These are a few tips for how to partake in summer drinking in a safe, healthy way. Limit your alcohol consumption, stay hydrated, and always use a designated driver to safely get home after a night out.




What is “Social Host Liability?”

Have you ever hosted a party and served alcohol? If so, you could face legal consequences if one of your guests drives and injures someone or if your guest is under 21. These laws are put in place to deter hosts from allowing intoxicated guests to drive after attending a private social event.

What is the definition of “social host”?

A social host is someone that provides alcohol to your guests for free. It can be a dinner, house party, or graduation party hosted at your residence, or it can be an event you host in a rented property.

What is the liability?

Common law generally says that social hosts are not liable for injury or death related to alcohol they serve to guests, there are exceptions.

  1. Adults have a duty to refrain from negligently or intentionally supplying alcohol to minors. If they knew the minor was driving under the influence they can be liable.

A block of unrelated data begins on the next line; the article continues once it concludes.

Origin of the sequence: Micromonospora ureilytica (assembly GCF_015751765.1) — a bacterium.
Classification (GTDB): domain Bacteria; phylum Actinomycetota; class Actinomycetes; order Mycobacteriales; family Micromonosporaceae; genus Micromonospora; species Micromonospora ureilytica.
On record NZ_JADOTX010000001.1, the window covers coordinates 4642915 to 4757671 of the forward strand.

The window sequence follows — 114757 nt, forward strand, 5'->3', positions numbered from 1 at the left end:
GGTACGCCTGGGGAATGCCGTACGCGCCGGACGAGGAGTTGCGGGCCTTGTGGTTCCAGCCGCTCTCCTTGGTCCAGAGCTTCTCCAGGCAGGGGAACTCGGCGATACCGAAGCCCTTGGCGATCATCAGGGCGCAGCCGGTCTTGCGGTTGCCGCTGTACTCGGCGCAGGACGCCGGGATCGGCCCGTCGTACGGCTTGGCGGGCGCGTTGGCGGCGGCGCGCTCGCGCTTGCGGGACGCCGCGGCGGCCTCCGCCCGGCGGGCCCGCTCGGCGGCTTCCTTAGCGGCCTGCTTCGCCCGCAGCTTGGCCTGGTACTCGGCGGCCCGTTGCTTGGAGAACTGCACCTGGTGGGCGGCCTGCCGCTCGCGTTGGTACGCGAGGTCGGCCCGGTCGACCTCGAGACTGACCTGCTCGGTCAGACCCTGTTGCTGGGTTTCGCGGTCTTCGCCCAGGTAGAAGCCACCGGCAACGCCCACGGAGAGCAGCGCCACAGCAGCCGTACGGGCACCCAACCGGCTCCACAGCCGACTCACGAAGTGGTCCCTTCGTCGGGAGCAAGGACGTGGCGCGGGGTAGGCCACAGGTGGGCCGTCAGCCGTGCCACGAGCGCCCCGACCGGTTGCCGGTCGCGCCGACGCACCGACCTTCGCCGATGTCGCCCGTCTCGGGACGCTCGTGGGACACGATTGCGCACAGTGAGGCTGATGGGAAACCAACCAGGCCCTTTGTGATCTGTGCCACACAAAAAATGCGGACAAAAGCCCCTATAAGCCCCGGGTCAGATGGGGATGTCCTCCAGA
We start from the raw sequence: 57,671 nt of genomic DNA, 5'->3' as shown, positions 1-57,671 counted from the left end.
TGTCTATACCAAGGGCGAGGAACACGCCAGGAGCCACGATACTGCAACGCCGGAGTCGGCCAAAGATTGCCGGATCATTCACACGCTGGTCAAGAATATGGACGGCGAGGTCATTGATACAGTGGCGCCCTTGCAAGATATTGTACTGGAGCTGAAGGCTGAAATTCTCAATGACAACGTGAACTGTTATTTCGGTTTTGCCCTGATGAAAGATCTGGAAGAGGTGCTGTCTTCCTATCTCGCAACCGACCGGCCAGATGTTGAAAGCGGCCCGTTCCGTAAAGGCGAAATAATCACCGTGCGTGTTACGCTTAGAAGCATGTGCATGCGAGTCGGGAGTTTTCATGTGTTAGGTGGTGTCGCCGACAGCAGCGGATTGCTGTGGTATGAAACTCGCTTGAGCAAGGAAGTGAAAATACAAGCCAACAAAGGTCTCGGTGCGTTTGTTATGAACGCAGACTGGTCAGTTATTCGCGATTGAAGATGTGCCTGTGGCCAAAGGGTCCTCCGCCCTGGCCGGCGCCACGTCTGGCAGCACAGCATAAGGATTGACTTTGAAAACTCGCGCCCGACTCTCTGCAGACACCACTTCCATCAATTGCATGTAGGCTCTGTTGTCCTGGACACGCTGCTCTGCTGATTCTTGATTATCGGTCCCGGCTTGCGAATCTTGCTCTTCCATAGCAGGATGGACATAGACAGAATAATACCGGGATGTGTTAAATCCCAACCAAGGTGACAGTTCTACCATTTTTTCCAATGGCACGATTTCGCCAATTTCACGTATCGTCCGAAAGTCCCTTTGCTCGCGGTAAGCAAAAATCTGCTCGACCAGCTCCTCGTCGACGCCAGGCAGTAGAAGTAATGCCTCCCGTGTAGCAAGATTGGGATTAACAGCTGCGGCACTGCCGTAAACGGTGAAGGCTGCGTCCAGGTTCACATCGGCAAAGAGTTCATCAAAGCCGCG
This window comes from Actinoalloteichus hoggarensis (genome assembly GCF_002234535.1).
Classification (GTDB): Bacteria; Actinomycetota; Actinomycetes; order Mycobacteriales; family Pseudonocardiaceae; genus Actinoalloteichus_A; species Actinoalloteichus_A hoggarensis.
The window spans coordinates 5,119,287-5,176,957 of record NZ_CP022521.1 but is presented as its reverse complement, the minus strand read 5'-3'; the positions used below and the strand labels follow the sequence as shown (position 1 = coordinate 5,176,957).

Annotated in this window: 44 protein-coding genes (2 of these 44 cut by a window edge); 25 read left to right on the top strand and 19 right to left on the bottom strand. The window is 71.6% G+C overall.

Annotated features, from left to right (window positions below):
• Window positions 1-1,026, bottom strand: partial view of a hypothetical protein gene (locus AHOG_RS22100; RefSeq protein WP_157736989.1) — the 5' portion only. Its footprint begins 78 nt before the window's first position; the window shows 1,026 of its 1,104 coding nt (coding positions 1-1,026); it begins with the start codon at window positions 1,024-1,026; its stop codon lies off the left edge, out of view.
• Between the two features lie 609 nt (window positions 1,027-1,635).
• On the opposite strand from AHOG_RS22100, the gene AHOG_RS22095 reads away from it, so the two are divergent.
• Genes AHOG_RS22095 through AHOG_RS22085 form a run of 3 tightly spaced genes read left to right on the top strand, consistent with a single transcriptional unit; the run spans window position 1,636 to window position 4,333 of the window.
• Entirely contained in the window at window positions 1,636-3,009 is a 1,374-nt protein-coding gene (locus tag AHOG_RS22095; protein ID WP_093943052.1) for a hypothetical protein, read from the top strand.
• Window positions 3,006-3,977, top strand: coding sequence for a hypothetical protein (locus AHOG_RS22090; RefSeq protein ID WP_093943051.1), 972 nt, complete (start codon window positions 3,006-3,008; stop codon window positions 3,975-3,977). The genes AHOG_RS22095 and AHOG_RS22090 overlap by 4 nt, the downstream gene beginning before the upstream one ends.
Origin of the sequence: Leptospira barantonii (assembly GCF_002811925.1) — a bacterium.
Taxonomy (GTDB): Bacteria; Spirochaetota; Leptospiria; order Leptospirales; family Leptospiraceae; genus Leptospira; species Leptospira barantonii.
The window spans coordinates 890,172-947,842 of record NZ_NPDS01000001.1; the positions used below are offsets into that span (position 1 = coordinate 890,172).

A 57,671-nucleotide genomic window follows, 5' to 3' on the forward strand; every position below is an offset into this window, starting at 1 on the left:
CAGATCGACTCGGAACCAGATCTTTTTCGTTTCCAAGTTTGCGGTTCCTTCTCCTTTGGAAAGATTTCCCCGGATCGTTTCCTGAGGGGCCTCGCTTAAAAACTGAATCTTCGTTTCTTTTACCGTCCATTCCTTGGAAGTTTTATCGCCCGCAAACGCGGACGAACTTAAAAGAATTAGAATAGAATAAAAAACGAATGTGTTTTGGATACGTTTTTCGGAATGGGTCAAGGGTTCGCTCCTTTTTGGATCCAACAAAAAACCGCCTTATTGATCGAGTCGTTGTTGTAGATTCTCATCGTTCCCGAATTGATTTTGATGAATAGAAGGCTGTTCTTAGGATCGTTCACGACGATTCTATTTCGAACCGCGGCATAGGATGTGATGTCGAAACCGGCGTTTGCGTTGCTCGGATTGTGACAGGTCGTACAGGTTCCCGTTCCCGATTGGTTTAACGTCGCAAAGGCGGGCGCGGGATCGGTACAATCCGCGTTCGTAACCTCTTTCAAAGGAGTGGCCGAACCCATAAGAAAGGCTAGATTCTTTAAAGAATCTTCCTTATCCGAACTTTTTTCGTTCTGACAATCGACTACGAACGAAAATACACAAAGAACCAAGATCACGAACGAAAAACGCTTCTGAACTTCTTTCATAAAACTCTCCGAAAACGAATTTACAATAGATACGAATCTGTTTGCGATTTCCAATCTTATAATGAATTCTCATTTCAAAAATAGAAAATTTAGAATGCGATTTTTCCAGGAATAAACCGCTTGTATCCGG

2. Party hosts have a responsibility not to “furnish” (make available) or “serve” (deliver) alcohol to minors.


What does WA law say?

In RCW 66.44.270 it states, “It is unlawful for any person to sell, give, or otherwise supply liquor to any person under the age of twenty-one years or permit any person under that age to consume liquor on his or her premises or on any premises under his or her control.”

What are the consequences?

Penalties include a fine of up to $5,000 and one year in jail.

Parents, what can you do?

Hosting a party and allowing underage drinking sends the message that underage drinking and breaking the law is ok. Draw the line at underage drinking. Do not supply or encourage underage drinking in your home. Talk to your children about the consequences and provide activities in your home (alcohol free) that make your child’s friends feel welcome.



Source: http://liq.wa.gov/education/social-hosting-0